CKS 040| How To Break Down (Butcher) A Whole Salmon

This video will teach you one of many techniques for butchering a whole salmon, or any "symmetrical fish," as opposed to a flat fish like halibut or sole.

In this video I state that I like to brine the fish briefly in a "5% brine." The brining process will keep the salmon moist during cooking. To calculate a 5% brine, weigh out enough filtered water to cover the finished salmon fillets. Multiply the weight of the water by .05 which will give you the amount of salt needed to achieve a 5% brine. For example, if you need 1,000g of water to cover your salmon fillets, simply multiply 1,000g X .05 = 50g of salt. Disperse 50g of salt into your water, which will result in a 5% brine.

Brine salmon for 20-60 minutes, rinse under a gentle stream of cold, running water and allow to drain.

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There are 8 Comments

skflyfish's picture

Good video Chef. 

I really like they way you have the web pages layed out with all the show notes, adjustable recipes, etc. Had you not been a Chef, you probably would have had another successful career in IT. ;-)

I know everyone has their own style, but I find leaving the head on a very convenient 'handle' for holding the fish while running the knife along the rib cage. You can also not cut out at the tail but flip the fish around and use the tail as another 'handle' for taking off the skin.

Usually I am cleaning anywhere from 5 to 20 salmonoids in a sitting and any time saving techniques I can use, I will.

My style has changed too and I am not too concerned about getting all the meat that is next to the skin. That dark area is called the lateral line and is actually a sensory organ and is used by fish to sense another fish along side them. I find the lateral line's flavor to be off putting.

jacob burton's picture

Hey skFlyFish,

Great feed back. I've seen people use the tail as a handle as well as the head. One of the hardest things about shooting instructional videos is finding the technique that will be a good starting point for someone who's never done it before but also yield something that would be acceptable in a professional kitchen. I would love to eventually be able to travel around and shoot other chef's versions of the techniques taught on this site. The more techniques you have to choose from, the better in my opinion.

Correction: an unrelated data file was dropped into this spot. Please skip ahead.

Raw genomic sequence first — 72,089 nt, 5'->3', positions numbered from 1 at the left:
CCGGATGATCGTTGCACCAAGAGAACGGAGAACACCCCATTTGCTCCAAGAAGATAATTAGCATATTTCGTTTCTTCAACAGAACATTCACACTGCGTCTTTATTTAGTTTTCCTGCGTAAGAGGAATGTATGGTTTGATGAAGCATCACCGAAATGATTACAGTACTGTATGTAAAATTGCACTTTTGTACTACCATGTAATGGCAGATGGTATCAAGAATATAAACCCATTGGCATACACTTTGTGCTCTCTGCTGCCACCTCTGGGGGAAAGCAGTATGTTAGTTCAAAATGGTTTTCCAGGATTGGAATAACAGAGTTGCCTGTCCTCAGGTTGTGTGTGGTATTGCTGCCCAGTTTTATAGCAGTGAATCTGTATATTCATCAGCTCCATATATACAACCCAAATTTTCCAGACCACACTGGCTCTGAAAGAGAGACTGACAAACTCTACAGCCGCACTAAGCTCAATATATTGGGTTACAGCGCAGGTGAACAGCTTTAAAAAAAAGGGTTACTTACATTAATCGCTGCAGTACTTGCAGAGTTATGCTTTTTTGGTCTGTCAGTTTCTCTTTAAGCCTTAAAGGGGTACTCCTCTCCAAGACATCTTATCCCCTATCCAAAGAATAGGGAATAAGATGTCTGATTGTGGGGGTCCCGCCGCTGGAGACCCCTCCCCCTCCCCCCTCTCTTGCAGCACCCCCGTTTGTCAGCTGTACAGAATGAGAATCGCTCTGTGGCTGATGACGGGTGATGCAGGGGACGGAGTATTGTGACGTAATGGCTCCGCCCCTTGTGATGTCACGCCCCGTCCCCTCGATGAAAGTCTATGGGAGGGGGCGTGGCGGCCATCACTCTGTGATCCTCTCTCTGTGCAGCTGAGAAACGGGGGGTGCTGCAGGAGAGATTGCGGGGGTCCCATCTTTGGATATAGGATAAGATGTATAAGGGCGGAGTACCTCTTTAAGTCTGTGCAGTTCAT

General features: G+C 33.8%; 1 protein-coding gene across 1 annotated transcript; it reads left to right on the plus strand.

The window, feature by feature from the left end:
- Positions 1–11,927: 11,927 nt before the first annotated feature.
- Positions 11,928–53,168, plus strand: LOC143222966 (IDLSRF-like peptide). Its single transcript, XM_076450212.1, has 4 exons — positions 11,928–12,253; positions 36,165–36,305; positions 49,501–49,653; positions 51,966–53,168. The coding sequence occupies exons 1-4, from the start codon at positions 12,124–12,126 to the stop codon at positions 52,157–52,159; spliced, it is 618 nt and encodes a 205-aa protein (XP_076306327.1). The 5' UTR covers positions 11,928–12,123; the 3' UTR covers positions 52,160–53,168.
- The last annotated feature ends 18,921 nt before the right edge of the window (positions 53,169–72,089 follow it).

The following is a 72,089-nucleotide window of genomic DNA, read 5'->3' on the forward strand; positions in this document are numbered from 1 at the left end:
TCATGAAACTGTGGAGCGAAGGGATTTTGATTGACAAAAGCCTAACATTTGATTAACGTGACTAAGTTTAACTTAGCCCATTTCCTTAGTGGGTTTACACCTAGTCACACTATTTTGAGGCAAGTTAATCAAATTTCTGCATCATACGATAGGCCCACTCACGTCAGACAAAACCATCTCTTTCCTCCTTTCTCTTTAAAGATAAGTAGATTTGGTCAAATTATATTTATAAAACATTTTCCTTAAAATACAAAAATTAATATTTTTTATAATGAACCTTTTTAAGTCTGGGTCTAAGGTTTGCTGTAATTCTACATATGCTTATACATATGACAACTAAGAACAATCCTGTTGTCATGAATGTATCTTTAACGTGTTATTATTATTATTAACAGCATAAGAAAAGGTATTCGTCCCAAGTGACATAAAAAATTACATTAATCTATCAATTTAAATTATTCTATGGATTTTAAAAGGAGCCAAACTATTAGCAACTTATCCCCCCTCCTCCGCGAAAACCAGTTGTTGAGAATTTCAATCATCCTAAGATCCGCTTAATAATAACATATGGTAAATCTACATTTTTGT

I'm with you on the lateral line. It seems like a lot of non-professionals have a huge aversion to even an ounce of waste, but in a restaurant you just calculate your yield cost and charge accordingly. If I'm paying $30+ for a salmon entree I want the fillet to be trimmed properly.

Mastayoou's picture

so after brining the fish... when you actually cook the fish, do you season again???

maybe you do, but not as much???

jacob burton's picture

Great question. I actually do not season my fish before cooking since it has been brined. The brine itself adds plenty of seasoning. You can always use a little bit of finishing salt during the final plate up if you like, but I find it usually isn't necessary, especially if you've seasoned the other accompaniments that you're serving with the fish.

elkahani's picture

my sous will roll it on the back and break the ribcage as if to butterfly then do the normal filet removal like you. avoiding any unsafe had position they say.


I'm partial to the grabbed tail method on headless (frozen) and grab the head on fresh.

jacob burton's picture

Yep, there's more than one way to skin a ca... err-ah ... salmon. Although breaking the rib cage sounds like it could be a little rough on the flesh.

But if the yield comes out good and the flesh isn't damaged then I'm all for it.

Leif O's picture

This is very late in the game, but I am a newbee to this site.  Just wanted to complement you on a good and simple technique.  I am exited about studying the whole curriculum.



jacob burton's picture

Hi Leif, it's great to have a new community member. Please let us know if you have any questions as you work your way through the content!